Saturday, January 26, 2013


This is a common problem for the reflex series. The needle itself  can 'stick' to one side. This is typical after 50+ years of dirt and grime. If the camera is used in a smoking environment, cigarette tar can also contribute to the problem. The needle actually 'sticks' to the plastic stop(s) on either side the galvanometer.

Next time it happens, try rotating the ASA dial all the way in one direction and then the other, and finally back to your normal ASA setting. If the needle was stuck, this will usually dislodge it. The permanent cure is to remove the eyepiece diopter, and very carefully, clean the sides of the needle with a small swab soaked in alcohol. If you can see a 'fuzzy edge' on either side of the needle, through the diopter, the needle absolutely needs cleaning.

If rotating the dial may temporarily "cures" the problem. The permanent fix is to clean the sides of the needle. You can do this. Here's how:

1) You need: denatured alcohol or vodka. Very small amount - an ounce or so,  just enough to wet a small cotton swap, like a Q-tip (

2) Unscrew the diopter. It turns counterclockwise. It's on tight but you can usually remove it by hand. Once its loose, be sure not to loose the extremely thin adjustment rings. There may be as few a one or as many as 3 rings. They are black and almost invisible. Very easy to loose. The rings are used to make the initial adjustment matching the diopter to a 'relay lens' inside the body. Put these pieces to the side.

3) Rotate the dial to the smallest ASA setting by turning it counterclockwise as far as it will go. This will place the needle all the way to the left side.

4) Using a Q-tip ( or any other small swab, soak it with the alcohol or vodka, and very carefully, clean (see next) the side of the needle thru the diopter's threaded opening.

5) Carefully touch the top of the needle and brush from the top of the needle downward to the bottom with a very light pressure. Do not brush in / out! Do not brush upwards! The Q-tip can snag on the needle if going upward or bend the needle if it goes in / out. Repeat several times.

6) With the one side finished, remove the swab, rotate the ASA dial fully clockwise. This will move the needle to the right. Soak the unused side of the Q-tip or swab, and again, brush the needle as above. Top to bottom as before. Repeat several times.

7) Reinstall the diopter - don't forget the rings.

If this is successful, the needle will no longer stick to the meter stops at the sides. If it still sticks, the meter stops will, most likely, also need to be cleaned. Trained personal can usually reach the meter stops from the side and clean them. If not, the meter (galvanometer) will need to be removed for cleaning.

Monday, January 14, 2013


Letter to a new filmmaker after shooting his 1st roll...

Congratulations! You are now a filmmaker!


The 20 seconds of black is a leader (unused film) that is wound onto the reel before shooting. There will always be some 'lost' film as 'black' from winding onto the reels. This is typical. Some developers may add a white colored leader to the beginning of the finished film.

This allows threading of the film through the projector from the supply reel to the take-up reel without using any 'good' film footage. In your case, the developer has glued both ends of the two pieces of double run film together after processing. 

What you would do next is to edit the film on a "flatbed or editor" to remove the black areas of film and to edit for content and then add a white leader to the beginning. Leader material:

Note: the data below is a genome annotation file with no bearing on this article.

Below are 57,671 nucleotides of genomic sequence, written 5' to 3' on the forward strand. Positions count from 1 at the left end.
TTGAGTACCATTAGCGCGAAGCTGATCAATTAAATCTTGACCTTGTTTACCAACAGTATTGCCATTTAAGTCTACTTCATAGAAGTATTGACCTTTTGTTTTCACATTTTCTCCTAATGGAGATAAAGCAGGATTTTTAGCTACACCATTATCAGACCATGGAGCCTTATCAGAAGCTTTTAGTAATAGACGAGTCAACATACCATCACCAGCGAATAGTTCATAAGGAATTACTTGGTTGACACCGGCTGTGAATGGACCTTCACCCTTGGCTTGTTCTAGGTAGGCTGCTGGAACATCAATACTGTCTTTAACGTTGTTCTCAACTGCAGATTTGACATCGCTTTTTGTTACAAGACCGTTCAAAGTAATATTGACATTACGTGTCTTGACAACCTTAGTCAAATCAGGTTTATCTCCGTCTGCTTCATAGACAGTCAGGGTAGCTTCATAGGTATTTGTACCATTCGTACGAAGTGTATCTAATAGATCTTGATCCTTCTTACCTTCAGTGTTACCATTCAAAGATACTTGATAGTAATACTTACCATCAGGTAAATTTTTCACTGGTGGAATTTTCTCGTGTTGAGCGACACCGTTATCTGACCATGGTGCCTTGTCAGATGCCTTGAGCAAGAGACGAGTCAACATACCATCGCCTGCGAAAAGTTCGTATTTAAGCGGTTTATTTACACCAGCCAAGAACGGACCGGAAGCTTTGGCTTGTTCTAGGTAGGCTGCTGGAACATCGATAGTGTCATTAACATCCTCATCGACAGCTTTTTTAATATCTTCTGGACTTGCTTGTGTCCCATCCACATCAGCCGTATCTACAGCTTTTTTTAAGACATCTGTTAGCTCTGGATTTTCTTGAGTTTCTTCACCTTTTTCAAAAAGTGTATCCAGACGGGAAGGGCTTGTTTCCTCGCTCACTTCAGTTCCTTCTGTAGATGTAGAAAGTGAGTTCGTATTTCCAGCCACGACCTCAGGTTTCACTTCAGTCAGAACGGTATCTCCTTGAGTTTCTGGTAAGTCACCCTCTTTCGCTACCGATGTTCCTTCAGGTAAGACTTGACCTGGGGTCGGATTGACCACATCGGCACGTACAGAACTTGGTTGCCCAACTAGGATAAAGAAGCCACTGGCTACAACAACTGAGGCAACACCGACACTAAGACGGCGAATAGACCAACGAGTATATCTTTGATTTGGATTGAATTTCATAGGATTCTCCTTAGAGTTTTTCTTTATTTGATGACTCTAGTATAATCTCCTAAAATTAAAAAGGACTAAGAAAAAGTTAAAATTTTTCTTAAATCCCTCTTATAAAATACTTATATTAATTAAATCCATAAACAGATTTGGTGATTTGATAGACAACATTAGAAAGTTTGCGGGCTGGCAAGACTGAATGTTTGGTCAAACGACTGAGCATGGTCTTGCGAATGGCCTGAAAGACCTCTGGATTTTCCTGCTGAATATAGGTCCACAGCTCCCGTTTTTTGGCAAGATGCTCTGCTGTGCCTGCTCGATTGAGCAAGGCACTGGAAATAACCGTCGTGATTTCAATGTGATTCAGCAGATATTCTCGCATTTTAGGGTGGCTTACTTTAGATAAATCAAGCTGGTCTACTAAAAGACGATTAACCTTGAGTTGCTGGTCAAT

Typically one would run the film up to the black portions and cut out the black to make an seamless edit from one section to the next. The editor usually has a device to hold the film so it can be cut with a single-edge razor blade. 

After cutting the two ends to be joined are roughened up a bit, overlapped one frame,  and then cemented together using film cement:

Here's a PDF on how its done. The PDF talks about Super 8, but all film is essentially done in the same fashion.

The PDF also speaks of "Kodak Presstapes". These are double sided tape used in place of film to splice two pieces of film together. Cementing the two pieces is also common. Some people prefer splices; some prefer glue. I like glue, as I learned it that way. if you decide to do your own editing, practice first on some old footage. You can find exposed reels of film on eBay.

As the footage with be 3 minutes or less, you can mark the box the reel came in with the subject and date, etc. You may want to edit and the collect like footage for inclusion on a larger reel. 7" reels are common and fit most home 8mm projectors. 

You can find the reels on eBay. Make a printed sheet of title indicating which subjects are on that particular reel and tape it to or put it inside the reels box. You should also gives dates, times, places, etc.  20 years down the road you be glad you did :)

Re: Exposure.  I recommend keeping a log of f-stops settings were used. And then afterwards, some notes saying what worked, and what didn't. Too light? Too dark, etc. You'll get a feel for how the film works and what adjustment to make when shooting.

Be sure the projector bulb is the correct size for the projector. Some people will use a smaller (or larger) bulb. Start with the correct wattage bulb for you projector. Since you'll be showing footage you shot (compensating the light with the cameras f-stop settings), both what you shoot and what you project are interactive.

Also note that some 8mm projectors have a light control. Sometimes its a 2 position switch and sometimes it's a knob. With it, you can increase the brightness of the projected footage. 

Finally, you can have the film transferred to video. Transfer houses can adjust light or dark footage during transfer. The adjustment will be small. Typically they cannot correct footage shot several stops too dark or light.